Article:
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A cartoon of three people enjoying cooking a meal at home. Denis Novikov/Vox

Living with roommates doesn’t have to suck

Here’s how to survive — and thrive — while sharing a home with others.

Rents are rising. Even outside of the costliest American urban centers like New York and San Francisco, it can be difficult to find an affordable deal on an apartment. Unfortunately, there aren’t many signs to suggest things are going to get much easier anytime soon — in May, the median monthly rent in the US was $2,002, up by nearly 15 percent from the same time last year. This is also the first time the median rent has crossed $2,000 nationwide — a milestone some experts didn’t anticipate until August of this year.

For many, living with other people — whether that’s their parents or a group of strangers they found on a Facebook group for local renters — has become one of the only viable options to find affordable housing. Now more than ever, people are living in “doubled-up” households, meaning they’re sharing a home with someone they aren’t in a romantic relationship with. While doubling up is by far most common among 20-somethings, the percentage of older adults doing so has risen steadily for all age groups since 2005, though this data also includes adults living with family.

Despite its prevalence, living with roommates gets a bad rap. You’ve probably heard about the roommate from hell: somebody who blasts loud music late at night or turns every minor conflict into a dramatic confrontation. It’s a stale trope that media frequently inundates us with, from television series to BuzzFeed articles. Even when it’s not the roommate from hell, living with roommates is often portrayed as a last resort — a sacrifice to save money or gain a bit of independence from our family.

When I was growing up, my father often regaled me and my family with stories from when he lived alone in an apartment during the 1980s. As I neared financial independence from my parents, these anecdotes of urban life seemed like lore from a bygone era. My dad’s stories were surely tinged with nostalgia, but they still felt fairly detached from my reality — it seemed extremely unlikely that I’d ever afford the kind of solo living my dad did in his mid-20s.

So far, that prediction’s proven correct. But it hasn’t been nearly as bad as all those roommate-from-hell stories make it seem. In fact, it’s been really nice. Having somebody else around the apartment to gossip or do chores with has made the place feel livelier and more homey, particularly when I moved to a completely new city for the first time.

Humans are social animals. While living with strangers might not be ideal, it’s arguably a more natural arrangement than living alone in a tiny studio. Research suggests that during the early days of the Covid-19 pandemic, people who lived with others fared better than those who lived alone, mental health-wise. Sharing a home has strong potential to mitigate the rising levels of loneliness and combat the atomization of modern life. If you’re as skeptical of the roommate relationship as I once was, try to have an open mind: It’s probably better than you’re expecting.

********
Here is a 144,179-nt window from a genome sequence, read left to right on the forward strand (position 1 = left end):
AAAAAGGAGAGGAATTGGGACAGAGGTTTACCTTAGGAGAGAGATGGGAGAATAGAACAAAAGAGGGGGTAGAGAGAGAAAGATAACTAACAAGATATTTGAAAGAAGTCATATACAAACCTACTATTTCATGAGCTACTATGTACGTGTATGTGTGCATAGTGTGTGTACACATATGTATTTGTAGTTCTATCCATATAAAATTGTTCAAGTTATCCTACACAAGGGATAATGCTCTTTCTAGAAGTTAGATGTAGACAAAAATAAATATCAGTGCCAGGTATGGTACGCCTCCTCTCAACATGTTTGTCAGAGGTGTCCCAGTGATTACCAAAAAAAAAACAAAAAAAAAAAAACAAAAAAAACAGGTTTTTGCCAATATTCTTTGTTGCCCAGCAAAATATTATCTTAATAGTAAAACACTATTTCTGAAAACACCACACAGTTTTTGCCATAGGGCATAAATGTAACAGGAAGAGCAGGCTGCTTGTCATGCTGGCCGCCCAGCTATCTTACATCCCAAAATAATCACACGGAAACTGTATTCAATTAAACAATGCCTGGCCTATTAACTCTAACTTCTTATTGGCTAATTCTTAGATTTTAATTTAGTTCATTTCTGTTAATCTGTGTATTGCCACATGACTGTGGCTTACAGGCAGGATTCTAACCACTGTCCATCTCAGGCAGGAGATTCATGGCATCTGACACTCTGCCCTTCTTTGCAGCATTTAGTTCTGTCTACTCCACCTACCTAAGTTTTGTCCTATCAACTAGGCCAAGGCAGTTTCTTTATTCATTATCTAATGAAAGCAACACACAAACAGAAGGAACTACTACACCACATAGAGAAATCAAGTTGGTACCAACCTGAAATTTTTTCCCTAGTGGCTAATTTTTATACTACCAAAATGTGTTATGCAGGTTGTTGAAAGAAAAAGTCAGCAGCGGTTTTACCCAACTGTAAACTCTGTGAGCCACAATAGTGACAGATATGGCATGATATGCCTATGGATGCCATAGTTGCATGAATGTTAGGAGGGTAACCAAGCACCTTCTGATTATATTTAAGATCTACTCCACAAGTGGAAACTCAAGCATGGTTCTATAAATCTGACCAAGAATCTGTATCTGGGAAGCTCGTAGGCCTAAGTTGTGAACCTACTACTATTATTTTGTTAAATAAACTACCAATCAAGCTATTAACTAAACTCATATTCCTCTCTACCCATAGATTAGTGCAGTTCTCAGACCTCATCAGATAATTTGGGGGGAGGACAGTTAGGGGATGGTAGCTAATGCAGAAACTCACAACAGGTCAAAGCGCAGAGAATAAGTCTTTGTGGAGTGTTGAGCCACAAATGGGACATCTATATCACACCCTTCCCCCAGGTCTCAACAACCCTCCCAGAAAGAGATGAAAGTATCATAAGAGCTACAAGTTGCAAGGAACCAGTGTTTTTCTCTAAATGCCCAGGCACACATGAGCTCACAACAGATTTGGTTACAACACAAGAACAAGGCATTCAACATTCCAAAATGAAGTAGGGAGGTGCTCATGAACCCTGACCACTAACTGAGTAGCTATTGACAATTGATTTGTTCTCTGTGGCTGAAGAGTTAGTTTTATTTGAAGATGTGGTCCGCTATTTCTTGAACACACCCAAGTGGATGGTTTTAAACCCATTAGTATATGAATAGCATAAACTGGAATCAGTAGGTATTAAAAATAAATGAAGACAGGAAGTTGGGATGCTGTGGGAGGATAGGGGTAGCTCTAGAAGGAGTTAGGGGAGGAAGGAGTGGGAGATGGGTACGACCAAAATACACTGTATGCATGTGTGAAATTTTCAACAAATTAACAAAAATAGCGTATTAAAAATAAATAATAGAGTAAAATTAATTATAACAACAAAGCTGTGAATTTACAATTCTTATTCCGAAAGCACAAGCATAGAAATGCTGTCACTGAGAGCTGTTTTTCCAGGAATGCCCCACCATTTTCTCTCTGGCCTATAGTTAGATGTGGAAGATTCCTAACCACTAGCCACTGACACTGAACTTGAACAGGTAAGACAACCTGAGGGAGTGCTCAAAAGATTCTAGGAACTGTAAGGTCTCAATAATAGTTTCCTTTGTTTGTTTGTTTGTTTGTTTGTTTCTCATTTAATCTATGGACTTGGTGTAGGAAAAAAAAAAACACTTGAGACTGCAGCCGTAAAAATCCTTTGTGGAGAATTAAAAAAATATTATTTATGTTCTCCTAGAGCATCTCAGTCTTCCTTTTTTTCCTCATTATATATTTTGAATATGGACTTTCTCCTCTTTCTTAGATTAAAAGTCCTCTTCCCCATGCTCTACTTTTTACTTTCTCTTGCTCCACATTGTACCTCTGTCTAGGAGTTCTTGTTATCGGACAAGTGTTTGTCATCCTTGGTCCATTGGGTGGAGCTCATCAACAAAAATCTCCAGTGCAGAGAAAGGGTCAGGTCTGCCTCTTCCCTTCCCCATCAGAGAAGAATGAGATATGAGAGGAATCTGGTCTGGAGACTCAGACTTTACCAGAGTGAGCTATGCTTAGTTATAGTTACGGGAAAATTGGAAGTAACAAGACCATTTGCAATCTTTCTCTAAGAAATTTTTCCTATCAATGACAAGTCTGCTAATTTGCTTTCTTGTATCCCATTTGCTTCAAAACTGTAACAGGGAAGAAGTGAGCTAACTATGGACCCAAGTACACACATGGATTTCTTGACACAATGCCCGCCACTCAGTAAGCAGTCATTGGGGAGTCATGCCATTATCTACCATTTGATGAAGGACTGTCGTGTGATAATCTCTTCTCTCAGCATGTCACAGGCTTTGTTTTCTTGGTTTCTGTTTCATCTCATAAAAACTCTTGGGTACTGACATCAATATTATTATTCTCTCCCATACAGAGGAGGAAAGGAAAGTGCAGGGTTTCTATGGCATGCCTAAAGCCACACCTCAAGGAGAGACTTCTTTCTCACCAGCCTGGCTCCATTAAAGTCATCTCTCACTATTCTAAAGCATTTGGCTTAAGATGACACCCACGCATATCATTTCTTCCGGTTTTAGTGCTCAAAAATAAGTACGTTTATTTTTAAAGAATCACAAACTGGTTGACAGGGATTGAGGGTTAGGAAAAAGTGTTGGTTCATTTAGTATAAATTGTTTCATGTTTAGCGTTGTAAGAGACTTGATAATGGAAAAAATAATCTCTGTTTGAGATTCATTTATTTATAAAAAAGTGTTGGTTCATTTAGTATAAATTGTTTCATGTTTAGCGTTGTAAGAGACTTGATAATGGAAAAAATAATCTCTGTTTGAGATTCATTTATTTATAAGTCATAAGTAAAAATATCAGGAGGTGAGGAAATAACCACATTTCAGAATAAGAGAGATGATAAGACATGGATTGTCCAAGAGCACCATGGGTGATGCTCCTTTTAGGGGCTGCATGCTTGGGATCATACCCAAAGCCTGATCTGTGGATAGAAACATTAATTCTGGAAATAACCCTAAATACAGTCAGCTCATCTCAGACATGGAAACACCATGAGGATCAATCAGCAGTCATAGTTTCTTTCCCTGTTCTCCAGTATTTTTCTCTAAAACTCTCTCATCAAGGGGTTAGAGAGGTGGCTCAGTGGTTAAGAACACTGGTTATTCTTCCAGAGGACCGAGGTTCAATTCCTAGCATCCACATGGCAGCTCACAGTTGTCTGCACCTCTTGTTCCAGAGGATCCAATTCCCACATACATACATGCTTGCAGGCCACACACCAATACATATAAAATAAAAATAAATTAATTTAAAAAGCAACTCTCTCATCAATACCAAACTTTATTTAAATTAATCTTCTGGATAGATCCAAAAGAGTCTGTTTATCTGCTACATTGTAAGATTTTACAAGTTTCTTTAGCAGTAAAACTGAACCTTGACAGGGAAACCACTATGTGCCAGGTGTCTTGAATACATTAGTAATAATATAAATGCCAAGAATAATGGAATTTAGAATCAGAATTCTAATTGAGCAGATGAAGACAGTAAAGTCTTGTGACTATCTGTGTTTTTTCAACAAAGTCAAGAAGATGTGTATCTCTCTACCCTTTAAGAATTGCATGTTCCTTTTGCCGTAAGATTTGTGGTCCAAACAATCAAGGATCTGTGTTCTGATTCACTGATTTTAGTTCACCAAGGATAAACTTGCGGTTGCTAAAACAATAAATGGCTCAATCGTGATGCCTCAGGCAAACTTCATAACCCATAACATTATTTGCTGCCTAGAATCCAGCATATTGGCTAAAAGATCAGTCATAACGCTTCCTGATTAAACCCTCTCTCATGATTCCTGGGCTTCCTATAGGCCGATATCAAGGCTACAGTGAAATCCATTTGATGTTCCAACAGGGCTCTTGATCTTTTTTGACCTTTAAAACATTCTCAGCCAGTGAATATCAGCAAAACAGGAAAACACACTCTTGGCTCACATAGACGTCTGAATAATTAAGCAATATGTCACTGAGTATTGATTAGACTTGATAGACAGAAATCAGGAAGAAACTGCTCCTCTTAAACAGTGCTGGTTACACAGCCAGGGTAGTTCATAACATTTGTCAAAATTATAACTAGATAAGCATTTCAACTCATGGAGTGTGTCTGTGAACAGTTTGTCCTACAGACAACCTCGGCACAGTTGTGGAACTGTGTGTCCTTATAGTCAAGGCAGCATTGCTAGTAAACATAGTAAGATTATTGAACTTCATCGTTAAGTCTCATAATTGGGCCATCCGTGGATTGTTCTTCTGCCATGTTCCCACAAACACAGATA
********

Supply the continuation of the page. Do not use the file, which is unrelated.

Finding the right person (or people!)

For many people, their first time living with roommates is when they enter college. The summer before college, I picked up a copy of advice columnist Harlan Cohen’s The Naked Roommate: And 107 Other Issues You Might Run Into in College to prepare myself for dorm living. Six years after first reading his book, I spoke with Cohen over Zoom to learn about navigating life with roommates, post-college.

While colleges often have methodical roommate-matchmaking practices to take the weight of finding a roommate off students’ shoulders, life after college isn’t so easy. You may feel inclined to live with a close friend to simplify the search process, but Cohen’s a bit leery of this.

Getting along with somebody in your social circle doesn’t necessarily mean that the dynamic will be the same while living together. Cohen adds that friends may take advantage of their preexisting relationship, putting in less effort to get along with each other as roommates.

“Friendship’s a bonus — it’d be great to be friends and we may like to be friends, but it’s okay if we’re not,” he says.

It may be better to find somebody you don’t know that well — a friend of a friend or even a stranger. Obviously, you’ll want to vet any roommates-to-be to ensure they’re a good match. Asking prospective roommates the right questions is a key preventive measure for common conflicts like a messy common area or clashing sleep schedules. Someone’s answers to questions like “What time do you usually go to bed?” and “What are some problems you’ve had with past roommates?” can shed light on your compatibility.

Online roommate-matching services like Roommates or RoomieMatch can filter out some of the basics, but you should find out more information about your roommate through an honest and forthright conversation with them before you agree to move in together. Identify what’s critical to you in your living space; knowing a potential roommate’s perspectives on cleanliness, quiet time, and other boundaries is key to an understanding roommate relationship.